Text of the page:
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Six Ways to Save Monarchs
Monarch butterflies are in trouble. Over the last few decades, populations of these iconic orange and black butterflies have declined by over 90 percent.
The National Wildlife Federation is teaming up with the U.S. Fish and Wildlife Service and other partners to reverse this alarming trend and ensure that this beautiful butterfly has a future.
Like all butterflies, monarchs lay their eggs on select plants, called “host plants.” These are the only plants their caterpillars can eat, and for monarchs, milkweed is their only host plant.
Unfortunately, milkweed is becoming harder for monarchs to find. Despite being ecologically important and an often ornamental wildflower, many consider milkweed a weed to be eradicated, both in agricultural lands as well as in the urban and suburban landscape. As we’ve gotten better at wiping out milkweed, monarchs have suffered. Even when milkweed isn’t being targeted directly, monarch habitat in the United States is being gobbled up by development. Monarchs are also being directly killed by pesticides, both as caterpillars and as adult butterflies in farmlands and backyards.
This, coupled with threats to the monarchs’ overwintering grounds in Mexico and California, has resulted in the precipitous decline of the insect’s population in North America.
Six Ways to Save Monarchs with NWF
There is hope for the monarch, if we act now. NWF and our partners are taking on the challenge, and we need your help. Here are six ways that you can join the effort to make a difference for monarchs.
- Help Save Grasslands — America’s native grasslands are critically important for monarchs. They offer both milkweed for monarch caterpillars as well as nectar plants for adult butterflies (and many other pollinators too). Today, more than 90 percent of native grasslands have been converted to cropland and development. Grasslands are disappearing faster than any other ecosystem in North America, and that’s a big problem for monarchs. Join NWF in fighting to save grasslands for monarchs.
- Support Highway Habitat Corridor — NWF and USFWS are working to create a coalition of agriculture leaders and highway transportation organizations to plant milkweed and nectar plants along monarch migratory flyways and in other important monarch breeding grounds along key Midwest and Texas corridors. Learn more about highway habitat corridor plan and how to support it.
- Plant Milkweed — You can make saving the monarch personal by planting milkweed in your yard or garden. There are many milkweed species found in North America, so no matter where you live, there’s at least one species native to your area. You’ll be rewarded not only with he knowledge that you are making a difference, but by attracting monarchs to enjoy. Find out what milkweeds are from your region.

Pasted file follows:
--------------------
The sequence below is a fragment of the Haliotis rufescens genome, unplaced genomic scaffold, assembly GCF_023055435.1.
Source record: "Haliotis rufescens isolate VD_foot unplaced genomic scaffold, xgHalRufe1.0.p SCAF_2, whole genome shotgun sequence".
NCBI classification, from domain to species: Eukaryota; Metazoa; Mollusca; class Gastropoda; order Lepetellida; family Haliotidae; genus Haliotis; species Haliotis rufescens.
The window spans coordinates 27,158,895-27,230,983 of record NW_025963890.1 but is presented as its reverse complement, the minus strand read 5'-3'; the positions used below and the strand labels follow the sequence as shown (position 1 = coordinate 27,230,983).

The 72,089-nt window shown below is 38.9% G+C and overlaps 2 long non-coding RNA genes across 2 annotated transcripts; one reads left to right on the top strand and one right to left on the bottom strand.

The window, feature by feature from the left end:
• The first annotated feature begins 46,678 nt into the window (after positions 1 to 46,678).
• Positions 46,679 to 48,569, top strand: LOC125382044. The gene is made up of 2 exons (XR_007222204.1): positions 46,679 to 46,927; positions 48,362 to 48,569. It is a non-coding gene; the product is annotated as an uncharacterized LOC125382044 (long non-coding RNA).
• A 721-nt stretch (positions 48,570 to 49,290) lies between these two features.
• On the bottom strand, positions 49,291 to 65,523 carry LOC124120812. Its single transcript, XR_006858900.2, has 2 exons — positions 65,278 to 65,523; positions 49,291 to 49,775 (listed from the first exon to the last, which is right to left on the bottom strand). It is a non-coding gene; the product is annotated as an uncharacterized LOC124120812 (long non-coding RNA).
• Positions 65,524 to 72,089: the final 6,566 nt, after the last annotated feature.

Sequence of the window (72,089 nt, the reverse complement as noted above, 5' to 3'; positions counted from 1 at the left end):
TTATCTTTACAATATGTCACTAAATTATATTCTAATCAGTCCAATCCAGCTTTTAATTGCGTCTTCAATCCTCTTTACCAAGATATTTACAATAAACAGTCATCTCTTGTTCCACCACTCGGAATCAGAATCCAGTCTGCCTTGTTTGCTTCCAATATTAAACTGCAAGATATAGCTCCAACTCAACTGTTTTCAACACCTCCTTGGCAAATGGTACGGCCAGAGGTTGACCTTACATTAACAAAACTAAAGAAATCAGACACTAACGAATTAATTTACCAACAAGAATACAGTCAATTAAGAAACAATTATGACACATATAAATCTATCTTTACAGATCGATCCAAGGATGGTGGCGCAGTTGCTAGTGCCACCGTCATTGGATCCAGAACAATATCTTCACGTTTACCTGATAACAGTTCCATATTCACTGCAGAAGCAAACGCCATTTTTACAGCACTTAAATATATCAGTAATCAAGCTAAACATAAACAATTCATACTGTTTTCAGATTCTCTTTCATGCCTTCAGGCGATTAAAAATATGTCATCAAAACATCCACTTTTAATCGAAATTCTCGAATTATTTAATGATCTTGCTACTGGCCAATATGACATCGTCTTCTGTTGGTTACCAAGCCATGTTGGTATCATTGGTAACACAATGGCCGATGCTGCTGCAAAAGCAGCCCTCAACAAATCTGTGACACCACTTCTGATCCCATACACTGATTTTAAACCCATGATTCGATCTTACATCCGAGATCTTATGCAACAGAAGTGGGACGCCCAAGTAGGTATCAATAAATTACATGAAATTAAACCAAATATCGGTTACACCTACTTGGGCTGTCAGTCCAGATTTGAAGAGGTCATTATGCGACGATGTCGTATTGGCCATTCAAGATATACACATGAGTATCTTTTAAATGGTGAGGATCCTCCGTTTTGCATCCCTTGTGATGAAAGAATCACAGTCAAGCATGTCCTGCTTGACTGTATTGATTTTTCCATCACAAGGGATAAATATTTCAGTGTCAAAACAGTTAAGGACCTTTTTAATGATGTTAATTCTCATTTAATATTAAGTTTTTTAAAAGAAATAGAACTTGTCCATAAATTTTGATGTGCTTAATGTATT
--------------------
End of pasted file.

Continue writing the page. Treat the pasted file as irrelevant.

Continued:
- Don’t Use Pesticides — Monarchs are insects, and so spraying insecticides will kill them. Make the commitment to avoid spraying pesticides in your yard. Find out how to garden organically.
- Create Monarch Habitat— NWF’s Garden for Wildlife program can teach you how to turn any outdoor space into a complete habitat for monarch. Just provide food, water, cover and places to raise young. It all starts with what you plant and you can create a habitat garden in your own yard, at your office, your church or the local schoolgrounds. Entire communities are launching efforts to create monarch habitat. Learn how to create a wildlife-friendly garden.
- Join NWF Affiliate Efforts in Your State — Eleven of NWF’s state affiliates are active partners in the Garden for Wildlife program, teaching people how to create habitat for monarchs and other wildlife. They offer regional expertise and resources, offering native milkweed seeds, running monarch tagging and citizen science efforts and even working on legislative solutions. Joining these efforts is a great way to get involved on the local level. Find out if your state’s NWF affiliate is working to protect monarchs.
It’s Up to Us
The loss of any species weakens the ecosystem that all species rely on for survival, including humans. Monarch butterfly decline is an indicator that there is something wrong in our shared environment and a warning that we could be affected as well. Do we really want to live in a world where the next generation has no chance of seeing a monarch butterfly on a flower?
We are committed to reversing the decline of the monarch. NWF’s President Collin O’Mara has this to say:
“I have a 3-year-old whose eyes pop wide open when she sees monarchs crawling on leaves in the backyard. This is one of those keystone species. These are things that don’t make headlines, but they are indicators that something bigger is happening.”
Will you help us be part of the solution and make sure monarchs have a future?